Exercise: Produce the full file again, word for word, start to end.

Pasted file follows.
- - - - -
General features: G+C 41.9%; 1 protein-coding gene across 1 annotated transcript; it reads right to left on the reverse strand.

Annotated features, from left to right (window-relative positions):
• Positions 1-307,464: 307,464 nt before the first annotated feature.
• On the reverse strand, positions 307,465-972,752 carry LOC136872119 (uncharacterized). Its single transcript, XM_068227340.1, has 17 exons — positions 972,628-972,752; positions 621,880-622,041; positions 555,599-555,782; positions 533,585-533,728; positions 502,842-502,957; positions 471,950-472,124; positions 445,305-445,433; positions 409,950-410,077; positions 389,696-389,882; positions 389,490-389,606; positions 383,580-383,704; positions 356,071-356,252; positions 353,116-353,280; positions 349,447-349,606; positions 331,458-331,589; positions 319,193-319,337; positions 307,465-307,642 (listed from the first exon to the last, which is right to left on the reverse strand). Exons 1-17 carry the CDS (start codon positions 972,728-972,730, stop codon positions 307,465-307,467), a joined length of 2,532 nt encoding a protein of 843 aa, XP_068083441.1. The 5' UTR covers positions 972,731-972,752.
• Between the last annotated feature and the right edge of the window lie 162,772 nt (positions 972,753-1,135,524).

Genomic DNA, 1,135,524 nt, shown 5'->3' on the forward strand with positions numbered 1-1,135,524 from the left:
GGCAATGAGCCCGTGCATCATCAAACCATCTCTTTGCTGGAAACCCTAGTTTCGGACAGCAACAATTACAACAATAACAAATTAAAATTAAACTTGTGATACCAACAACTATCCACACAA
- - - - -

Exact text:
General features: G+C 41.9%; 1 protein-coding gene across 1 annotated transcript; it reads right to left on the reverse strand.

Annotated features, from left to right (window-relative positions):
• Positions 1-307,464: 307,464 nt before the first annotated feature.
• On the reverse strand, positions 307,465-972,752 carry LOC136872119 (uncharacterized). Its single transcript, XM_068227340.1, has 17 exons — positions 972,628-972,752; positions 621,880-622,041; positions 555,599-555,782; positions 533,585-533,728; positions 502,842-502,957; positions 471,950-472,124; positions 445,305-445,433; positions 409,950-410,077; positions 389,696-389,882; positions 389,490-389,606; positions 383,580-383,704; positions 356,071-356,252; positions 353,116-353,280; positions 349,447-349,606; positions 331,458-331,589; positions 319,193-319,337; positions 307,465-307,642 (listed from the first exon to the last, which is right to left on the reverse strand). Exons 1-17 carry the CDS (start codon positions 972,728-972,730, stop codon positions 307,465-307,467), a joined length of 2,532 nt encoding a protein of 843 aa, XP_068083441.1. The 5' UTR covers positions 972,731-972,752.
• Between the last annotated feature and the right edge of the window lie 162,772 nt (positions 972,753-1,135,524).

Genomic DNA, 1,135,524 nt, shown 5'->3' on the forward strand with positions numbered 1-1,135,524 from the left:
GGCAATGAGCCCGTGCATCATCAAACCATCTCTTTGCTGGAAACCCTAGTTTCGGACAGCAACAATTACAACAATAACAAATTAAAATTAAACTTGTGATACCAACAACTATCCACACAA